2Foster effective communication 

Like anything, there will be a learning curve as you transition from one role to the next, so communication is key. Not only will you be responsible for managing and communicating with your new team of engineers, but you’ll also be responsible for conveying the key inner workings of your team to the company at large. You may now be expected to communicate with senior management or other managers within your organization, so keep cross-functional communication top-of mind. 

In addition, being an effective communicator is a must-have skill for any manager. Your teammates should feel as though they can approach you with anything, and it’s your responsibility to foster an inclusive environment where communication can flow freely without judgment or hesitation. 

3Understand your goals and objectives

As a manager, it’s your job to lead your teammates to a North star. If you don’t have an in-depth understanding of your goals and objectives, you can’t expect your teammates to either. Unlike in your previous role as an engineer or individual contributor, you’re now responsible for setting and fulfilling your own goals and objectives in addition to those of your team. 

Tools like Fellow make tracking objectives easier than ever by allowing you to conveniently track all goals and objectives in one place. You can stay on top of your team’s goals by clearly recording, defining, and tracking the progress of your objectives and key results (OKRs) in Fellow’s Objectives tool. The best part of the tool is having the ability to integrate these notes into your meeting agenda so you can quickly access and review your objectives during team meetings! 

4Hold regular one-on-ones to build rapport 

One of the biggest factors that you need to consider when you transition from engineer to manager is remembering that you’re now responsible for a team of people. If you don’t take the time to build rapport and cultivate positive relationships with those on your team, you won’t be able to lead effectively. 

To build rapport, you will want to host frequent one-on-one meetings with those on your team. These meetings will give you the opportunity to learn how you can support your teammates while cultivating their skills and guiding them towards success. This meeting template will ensure your one-on-one meeting runs smoothly from start to finish:

5Ask for feedback 

Feedback is a gift. Oftentimes managers may not know where they stand, and the easiest way to gain insights into your performance is to ask for feedback. Not only can you ask your direct reports, but you can also ask other managers in your organization who may witness you in action during your shared meetings. If you don’t take the time to seek feedback, you won’t be able to refine your skills or perfect your craft. One core skill managers should have is the ability to take feedback and run with it. You have to be willing to refine your skills and continuously improve or you’ll become stagnant in your career. Management is a constant journey of developing new skills and learning how you can better support those around you.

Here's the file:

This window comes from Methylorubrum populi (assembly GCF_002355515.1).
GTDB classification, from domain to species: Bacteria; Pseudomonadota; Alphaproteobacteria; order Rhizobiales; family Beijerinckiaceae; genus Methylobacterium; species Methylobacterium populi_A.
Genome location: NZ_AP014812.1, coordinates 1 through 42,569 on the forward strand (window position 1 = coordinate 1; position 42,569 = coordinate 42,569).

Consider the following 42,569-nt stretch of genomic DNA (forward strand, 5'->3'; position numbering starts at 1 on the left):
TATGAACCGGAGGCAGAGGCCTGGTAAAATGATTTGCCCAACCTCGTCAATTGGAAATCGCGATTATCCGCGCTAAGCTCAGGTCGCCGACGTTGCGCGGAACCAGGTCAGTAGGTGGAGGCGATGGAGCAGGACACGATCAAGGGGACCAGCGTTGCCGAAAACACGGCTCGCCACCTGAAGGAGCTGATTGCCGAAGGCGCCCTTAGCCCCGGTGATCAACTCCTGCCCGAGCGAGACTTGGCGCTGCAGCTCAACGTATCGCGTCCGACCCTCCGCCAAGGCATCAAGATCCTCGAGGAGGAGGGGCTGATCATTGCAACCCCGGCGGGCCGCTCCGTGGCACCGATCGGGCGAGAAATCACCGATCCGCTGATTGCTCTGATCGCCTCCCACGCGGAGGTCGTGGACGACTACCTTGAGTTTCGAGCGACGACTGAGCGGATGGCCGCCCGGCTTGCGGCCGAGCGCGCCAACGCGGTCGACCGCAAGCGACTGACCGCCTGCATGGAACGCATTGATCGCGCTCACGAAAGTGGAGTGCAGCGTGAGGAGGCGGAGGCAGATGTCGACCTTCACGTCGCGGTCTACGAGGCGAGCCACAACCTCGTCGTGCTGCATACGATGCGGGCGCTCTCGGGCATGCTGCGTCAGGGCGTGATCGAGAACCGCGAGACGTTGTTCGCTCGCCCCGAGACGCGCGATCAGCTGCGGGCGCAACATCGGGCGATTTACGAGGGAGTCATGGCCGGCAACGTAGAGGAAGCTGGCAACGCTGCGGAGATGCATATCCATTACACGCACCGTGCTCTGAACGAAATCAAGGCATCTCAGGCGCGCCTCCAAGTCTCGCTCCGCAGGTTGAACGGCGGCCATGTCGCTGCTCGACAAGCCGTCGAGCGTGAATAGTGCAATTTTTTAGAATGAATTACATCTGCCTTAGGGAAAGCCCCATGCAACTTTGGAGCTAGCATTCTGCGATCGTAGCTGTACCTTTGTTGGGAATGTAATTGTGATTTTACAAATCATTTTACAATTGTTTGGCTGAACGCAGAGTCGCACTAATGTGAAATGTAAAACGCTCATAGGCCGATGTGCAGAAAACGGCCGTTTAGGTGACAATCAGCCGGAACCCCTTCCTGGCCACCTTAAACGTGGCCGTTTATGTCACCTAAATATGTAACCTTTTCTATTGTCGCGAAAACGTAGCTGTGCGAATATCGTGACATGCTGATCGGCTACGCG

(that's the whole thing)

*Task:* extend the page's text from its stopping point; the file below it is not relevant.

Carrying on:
6Avoid micromanagement

Micromanaging those on your team is the quickest way to kill their spirit. Not only does micromanagement demonstrate that you don’t trust your teammates, but it also hinders them from doing their best work. Your team will begin to get used to your constant overbearing presence and they won’t have the means to step up when the time is right. It’s important that you surround yourself with competent employees you can trust so you don’t feel as though you need to micromanage them. 

Are you ready to make the transition from engineer to manager?

Making the transition from engineer to manager is an exciting step in your career and you should be proud! Remaining accountable and organized while possessing a growth mindset and prioritizing communication will ensure you find success in your new role. Don’t forget to reference the tips from top engineering managers when you feel stuck. It’s important to remember that you’re never alone and there’s a huge network of experienced engineering managers out there who would love to lend a helping hand!


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About the author

Hannah Ross

Hannah Ross is an experienced content creator and digital strategist with a demonstrated history of working with SaaS startups and technical founders to develop and manage scalable digital marketing campaigns. As a Social Media and Content Marketing Lead in the tech space, Hannah is incredibly passionate about solving complex marketing problems with innovative solutions.